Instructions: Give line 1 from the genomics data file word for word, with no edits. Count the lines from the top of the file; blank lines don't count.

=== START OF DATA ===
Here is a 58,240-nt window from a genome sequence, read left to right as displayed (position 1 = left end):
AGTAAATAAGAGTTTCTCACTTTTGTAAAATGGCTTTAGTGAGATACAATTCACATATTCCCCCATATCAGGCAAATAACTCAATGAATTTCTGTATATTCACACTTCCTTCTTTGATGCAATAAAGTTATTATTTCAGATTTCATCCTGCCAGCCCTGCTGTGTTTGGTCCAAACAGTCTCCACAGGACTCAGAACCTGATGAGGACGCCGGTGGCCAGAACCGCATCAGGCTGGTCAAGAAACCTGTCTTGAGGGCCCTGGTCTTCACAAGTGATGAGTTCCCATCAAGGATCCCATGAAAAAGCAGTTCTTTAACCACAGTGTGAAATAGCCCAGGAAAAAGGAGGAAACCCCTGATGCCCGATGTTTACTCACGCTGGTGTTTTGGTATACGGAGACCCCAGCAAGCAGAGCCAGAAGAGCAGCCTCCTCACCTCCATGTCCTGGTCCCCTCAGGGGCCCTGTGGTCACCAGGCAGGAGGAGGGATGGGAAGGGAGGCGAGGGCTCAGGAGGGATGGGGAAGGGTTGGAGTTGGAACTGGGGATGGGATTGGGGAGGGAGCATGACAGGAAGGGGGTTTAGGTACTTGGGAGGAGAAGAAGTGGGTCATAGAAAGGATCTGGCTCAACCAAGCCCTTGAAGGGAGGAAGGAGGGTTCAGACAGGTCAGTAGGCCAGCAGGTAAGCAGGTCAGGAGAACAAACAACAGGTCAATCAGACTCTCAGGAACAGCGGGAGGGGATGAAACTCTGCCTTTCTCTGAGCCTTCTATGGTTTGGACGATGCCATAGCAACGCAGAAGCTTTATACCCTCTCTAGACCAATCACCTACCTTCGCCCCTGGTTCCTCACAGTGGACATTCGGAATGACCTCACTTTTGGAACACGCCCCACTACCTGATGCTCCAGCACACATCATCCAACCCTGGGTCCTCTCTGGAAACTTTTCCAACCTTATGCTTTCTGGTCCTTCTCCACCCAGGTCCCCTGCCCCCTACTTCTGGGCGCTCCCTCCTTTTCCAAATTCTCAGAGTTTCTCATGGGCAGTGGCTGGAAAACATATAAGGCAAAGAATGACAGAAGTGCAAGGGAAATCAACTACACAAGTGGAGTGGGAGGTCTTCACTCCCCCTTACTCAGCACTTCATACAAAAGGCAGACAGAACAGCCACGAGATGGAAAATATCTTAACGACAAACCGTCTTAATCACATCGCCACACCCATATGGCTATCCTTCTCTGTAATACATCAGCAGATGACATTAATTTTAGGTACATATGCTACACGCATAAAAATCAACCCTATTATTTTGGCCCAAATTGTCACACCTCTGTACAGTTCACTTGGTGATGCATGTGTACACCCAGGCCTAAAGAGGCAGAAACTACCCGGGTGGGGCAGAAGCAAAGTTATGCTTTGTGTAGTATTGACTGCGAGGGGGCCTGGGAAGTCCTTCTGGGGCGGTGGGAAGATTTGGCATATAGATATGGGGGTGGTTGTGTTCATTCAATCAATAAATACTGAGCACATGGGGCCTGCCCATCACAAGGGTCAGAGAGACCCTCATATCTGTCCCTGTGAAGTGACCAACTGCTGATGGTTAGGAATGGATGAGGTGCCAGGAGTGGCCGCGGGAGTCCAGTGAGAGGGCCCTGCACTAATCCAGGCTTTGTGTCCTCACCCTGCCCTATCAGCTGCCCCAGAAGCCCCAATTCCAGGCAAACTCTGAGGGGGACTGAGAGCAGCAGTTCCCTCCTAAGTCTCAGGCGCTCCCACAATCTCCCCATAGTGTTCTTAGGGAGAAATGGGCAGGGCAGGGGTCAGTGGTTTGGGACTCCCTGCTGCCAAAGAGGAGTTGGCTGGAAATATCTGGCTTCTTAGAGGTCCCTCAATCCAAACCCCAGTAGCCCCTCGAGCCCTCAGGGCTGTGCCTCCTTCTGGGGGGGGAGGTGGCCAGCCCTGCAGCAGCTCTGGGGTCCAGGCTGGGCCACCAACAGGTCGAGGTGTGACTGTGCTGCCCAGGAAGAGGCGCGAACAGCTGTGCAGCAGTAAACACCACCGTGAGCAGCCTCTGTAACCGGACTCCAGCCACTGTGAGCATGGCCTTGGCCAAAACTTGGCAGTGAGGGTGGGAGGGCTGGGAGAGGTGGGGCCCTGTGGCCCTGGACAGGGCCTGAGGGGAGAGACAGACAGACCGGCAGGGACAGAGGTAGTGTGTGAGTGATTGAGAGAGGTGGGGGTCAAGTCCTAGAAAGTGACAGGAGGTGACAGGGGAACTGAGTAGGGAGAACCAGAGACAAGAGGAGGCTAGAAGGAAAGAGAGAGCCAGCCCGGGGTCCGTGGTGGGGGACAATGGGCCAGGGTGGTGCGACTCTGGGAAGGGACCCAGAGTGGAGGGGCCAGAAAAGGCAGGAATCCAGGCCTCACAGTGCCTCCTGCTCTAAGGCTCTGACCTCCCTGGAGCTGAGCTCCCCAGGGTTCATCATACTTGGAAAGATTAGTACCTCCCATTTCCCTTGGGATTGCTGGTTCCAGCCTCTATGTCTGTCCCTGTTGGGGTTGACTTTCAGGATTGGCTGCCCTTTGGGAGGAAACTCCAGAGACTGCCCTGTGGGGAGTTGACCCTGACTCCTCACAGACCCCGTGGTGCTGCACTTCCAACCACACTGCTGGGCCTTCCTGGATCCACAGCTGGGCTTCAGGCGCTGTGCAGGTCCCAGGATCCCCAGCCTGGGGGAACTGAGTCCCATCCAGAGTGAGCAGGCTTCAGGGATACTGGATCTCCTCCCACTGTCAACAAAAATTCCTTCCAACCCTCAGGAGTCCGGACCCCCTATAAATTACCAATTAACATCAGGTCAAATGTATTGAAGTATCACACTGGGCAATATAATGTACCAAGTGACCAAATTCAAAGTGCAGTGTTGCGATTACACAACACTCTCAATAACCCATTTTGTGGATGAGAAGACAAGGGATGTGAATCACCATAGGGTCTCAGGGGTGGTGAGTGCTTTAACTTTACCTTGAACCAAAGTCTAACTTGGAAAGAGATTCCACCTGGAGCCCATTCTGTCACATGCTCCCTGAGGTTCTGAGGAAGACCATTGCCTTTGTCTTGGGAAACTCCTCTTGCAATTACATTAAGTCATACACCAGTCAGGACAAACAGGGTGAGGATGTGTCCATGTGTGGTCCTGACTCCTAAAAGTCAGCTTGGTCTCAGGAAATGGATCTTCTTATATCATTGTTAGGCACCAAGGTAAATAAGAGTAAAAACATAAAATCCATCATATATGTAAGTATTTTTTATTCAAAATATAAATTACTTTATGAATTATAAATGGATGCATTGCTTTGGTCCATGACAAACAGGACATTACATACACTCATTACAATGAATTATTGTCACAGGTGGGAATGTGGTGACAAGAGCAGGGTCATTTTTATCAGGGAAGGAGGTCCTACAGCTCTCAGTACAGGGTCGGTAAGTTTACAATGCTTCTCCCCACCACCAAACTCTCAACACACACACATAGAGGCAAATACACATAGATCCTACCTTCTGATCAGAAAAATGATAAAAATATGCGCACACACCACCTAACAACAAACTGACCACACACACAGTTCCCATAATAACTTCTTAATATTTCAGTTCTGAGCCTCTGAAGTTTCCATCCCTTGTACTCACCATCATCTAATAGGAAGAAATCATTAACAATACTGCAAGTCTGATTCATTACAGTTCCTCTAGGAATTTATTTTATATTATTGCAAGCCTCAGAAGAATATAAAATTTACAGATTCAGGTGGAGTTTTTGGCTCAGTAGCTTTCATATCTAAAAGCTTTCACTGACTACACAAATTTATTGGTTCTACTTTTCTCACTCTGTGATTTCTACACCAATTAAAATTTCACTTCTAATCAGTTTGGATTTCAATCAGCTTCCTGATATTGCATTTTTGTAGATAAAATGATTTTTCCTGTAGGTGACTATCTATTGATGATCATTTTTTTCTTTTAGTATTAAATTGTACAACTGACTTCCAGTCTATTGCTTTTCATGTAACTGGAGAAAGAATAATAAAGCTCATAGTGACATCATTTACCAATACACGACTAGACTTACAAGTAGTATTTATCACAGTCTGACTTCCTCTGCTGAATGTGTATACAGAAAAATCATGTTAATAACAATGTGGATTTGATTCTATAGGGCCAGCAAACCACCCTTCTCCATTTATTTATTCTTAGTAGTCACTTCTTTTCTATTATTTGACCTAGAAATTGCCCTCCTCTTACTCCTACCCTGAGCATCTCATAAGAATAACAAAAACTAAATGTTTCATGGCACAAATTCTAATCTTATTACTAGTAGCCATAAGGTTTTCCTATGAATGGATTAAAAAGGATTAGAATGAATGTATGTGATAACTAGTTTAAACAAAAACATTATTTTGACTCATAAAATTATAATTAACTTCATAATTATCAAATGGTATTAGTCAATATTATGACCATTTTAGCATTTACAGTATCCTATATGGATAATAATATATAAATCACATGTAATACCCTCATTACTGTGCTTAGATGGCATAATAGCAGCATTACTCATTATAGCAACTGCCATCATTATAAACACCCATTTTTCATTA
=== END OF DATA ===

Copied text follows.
Here is a 58,240-nt window from a genome sequence, read left to right as displayed (position 1 = left end):